Dangal is an all-time blockbuster Bollywood movie.
It is loosely based on the story of an Indian wrestler, Mahavir Singh Phogat, a national wrestling champion, who was forced to give up wrestling by his father and seek gainful employment. Dejected that he could not win a medal for his country he determines that he will train his son to become a wrestling champion. He begets four daughters and sinks into depression.
One day, his elder two daughters are bullied. Instead of crying, they beat up the boys who tried to bully them. A light bulb goes off in Mahavir’s head and he determines to train his daughters. He sets an intensive training regimen for his two eldest daughters. Early morning runs, exercises, no junk food, no socializing with friends and much more.
The daughters, Geeta and Babita, hated it. Their mother arranged a rare outing for them to attend a friend’s wedding. They loudly bemoaned their fate. What kind of father, they asked, would put his daughters through such hell. Listening to them, their friend who was getting married burst out crying. “How I wish I had a father like you,” she sobbed. “He cares for you and pays attention to you and tries to make you succeed. My father thinks I am a burden and simply wants to marry me off and get rid of me.”
The next morning, when Mahavir came to rouse his daughters for their run, he found they were already up with shoes laced. They stopped grousing. And they eventually achieved great success in wrestling.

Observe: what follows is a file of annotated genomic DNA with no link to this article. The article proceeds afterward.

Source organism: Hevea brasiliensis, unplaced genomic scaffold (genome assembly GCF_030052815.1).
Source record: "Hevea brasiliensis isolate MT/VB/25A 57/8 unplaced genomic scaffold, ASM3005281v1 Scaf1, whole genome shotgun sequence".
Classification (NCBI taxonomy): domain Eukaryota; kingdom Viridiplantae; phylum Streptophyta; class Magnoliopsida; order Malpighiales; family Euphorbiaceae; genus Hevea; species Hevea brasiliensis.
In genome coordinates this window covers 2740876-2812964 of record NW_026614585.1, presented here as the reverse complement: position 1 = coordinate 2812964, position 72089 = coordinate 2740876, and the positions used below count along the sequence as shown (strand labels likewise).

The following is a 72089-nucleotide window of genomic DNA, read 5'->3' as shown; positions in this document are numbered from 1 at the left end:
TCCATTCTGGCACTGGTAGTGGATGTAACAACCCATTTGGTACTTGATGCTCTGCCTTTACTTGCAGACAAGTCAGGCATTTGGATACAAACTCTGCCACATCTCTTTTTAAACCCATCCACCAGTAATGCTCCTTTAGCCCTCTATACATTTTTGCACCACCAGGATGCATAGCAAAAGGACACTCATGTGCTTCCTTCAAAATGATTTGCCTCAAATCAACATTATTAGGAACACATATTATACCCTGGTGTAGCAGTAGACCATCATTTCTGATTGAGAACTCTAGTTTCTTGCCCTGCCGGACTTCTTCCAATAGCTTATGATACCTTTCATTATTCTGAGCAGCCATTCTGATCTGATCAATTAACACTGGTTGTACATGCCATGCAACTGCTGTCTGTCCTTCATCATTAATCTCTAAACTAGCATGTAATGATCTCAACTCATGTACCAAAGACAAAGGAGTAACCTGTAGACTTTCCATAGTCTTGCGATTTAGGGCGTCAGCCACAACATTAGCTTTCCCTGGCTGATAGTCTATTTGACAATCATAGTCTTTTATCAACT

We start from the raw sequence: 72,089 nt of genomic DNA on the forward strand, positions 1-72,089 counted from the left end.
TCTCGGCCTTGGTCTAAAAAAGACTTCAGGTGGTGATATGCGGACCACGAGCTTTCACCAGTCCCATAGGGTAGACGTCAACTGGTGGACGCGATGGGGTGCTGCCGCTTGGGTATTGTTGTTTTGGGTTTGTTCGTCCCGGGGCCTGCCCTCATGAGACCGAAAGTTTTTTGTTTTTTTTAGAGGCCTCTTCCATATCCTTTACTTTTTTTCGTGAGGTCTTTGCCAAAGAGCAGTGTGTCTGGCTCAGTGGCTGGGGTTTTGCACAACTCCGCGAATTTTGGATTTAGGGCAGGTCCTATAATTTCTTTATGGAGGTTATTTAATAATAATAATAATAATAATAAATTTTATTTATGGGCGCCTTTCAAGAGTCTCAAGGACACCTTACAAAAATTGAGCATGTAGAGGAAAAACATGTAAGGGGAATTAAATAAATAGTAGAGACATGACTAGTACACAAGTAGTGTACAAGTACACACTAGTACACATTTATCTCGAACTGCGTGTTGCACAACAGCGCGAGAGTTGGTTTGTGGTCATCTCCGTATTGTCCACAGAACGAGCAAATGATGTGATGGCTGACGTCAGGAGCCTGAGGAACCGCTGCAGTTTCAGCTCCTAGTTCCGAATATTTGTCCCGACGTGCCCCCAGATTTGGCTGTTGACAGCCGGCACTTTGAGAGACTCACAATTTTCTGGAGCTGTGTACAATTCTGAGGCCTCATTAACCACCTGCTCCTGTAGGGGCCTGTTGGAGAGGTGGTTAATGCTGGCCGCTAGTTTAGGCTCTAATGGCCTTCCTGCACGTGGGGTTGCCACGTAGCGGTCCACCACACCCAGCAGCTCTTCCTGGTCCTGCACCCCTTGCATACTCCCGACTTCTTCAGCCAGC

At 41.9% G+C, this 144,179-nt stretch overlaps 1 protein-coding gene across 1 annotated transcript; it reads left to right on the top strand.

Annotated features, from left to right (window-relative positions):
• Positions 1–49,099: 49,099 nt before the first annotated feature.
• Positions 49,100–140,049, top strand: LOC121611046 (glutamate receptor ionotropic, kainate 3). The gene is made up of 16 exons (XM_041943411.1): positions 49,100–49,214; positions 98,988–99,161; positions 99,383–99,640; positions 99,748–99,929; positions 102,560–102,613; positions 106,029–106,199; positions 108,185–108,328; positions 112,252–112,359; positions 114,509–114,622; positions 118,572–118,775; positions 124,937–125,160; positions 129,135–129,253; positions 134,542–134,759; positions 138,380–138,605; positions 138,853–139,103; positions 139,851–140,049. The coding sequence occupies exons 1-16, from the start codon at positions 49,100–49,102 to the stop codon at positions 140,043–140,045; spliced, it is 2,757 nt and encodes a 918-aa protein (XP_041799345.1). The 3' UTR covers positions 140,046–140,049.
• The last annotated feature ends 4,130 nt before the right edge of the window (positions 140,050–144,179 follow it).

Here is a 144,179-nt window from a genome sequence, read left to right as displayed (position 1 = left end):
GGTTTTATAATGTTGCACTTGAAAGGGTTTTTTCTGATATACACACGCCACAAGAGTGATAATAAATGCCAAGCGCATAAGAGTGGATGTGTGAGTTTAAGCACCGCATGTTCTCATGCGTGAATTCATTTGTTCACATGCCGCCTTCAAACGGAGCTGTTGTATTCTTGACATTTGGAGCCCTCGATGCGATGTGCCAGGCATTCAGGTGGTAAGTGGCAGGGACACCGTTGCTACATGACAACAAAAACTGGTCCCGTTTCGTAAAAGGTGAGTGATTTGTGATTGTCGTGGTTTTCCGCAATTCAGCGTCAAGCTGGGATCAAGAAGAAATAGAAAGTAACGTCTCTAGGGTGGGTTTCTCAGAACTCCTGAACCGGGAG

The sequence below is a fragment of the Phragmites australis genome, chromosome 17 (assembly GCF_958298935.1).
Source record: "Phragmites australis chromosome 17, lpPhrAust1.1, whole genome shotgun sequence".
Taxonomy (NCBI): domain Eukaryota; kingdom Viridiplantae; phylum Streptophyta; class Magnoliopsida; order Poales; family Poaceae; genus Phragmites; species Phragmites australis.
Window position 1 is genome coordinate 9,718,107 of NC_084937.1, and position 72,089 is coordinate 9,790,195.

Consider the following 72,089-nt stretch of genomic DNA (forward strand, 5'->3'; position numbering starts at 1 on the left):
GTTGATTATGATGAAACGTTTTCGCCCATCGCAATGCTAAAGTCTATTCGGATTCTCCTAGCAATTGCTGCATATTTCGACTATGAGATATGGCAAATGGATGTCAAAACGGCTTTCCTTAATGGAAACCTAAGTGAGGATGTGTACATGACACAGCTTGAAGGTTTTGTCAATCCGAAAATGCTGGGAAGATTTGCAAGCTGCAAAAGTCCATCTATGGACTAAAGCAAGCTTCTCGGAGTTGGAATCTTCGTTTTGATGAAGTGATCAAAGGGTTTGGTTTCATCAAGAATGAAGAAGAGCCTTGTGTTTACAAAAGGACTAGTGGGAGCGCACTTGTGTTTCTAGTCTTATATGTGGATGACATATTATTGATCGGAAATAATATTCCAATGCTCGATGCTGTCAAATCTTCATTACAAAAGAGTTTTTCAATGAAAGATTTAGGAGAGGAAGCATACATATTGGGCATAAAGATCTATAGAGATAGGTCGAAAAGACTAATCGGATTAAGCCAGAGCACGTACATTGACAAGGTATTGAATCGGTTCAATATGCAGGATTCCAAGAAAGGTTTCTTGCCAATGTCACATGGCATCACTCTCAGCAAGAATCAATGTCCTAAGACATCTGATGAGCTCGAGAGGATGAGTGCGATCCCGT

And that is the lesson.
What is the story that you are telling yourself about the things that bother you? Are you facing financial problems, relationship issues, health concerns, career stagnation? How do you face each of these?
If you have a toxic boss, you can be intimidated and withdraw into a sullen silence and perhaps even depression. Or you can consider it to be an interesting challenge. How can you make your boss smile during your interaction? If he does smile, you win. If he remains grim, he wins. Your boss does not even know of this game you are playing but you have become master of the situation you have been placed in.
What happens to you is important. The story you tell yourself about what happens to you is much more important.
Think carefully about the stories you tell yourself.
~ Srikumar Rao
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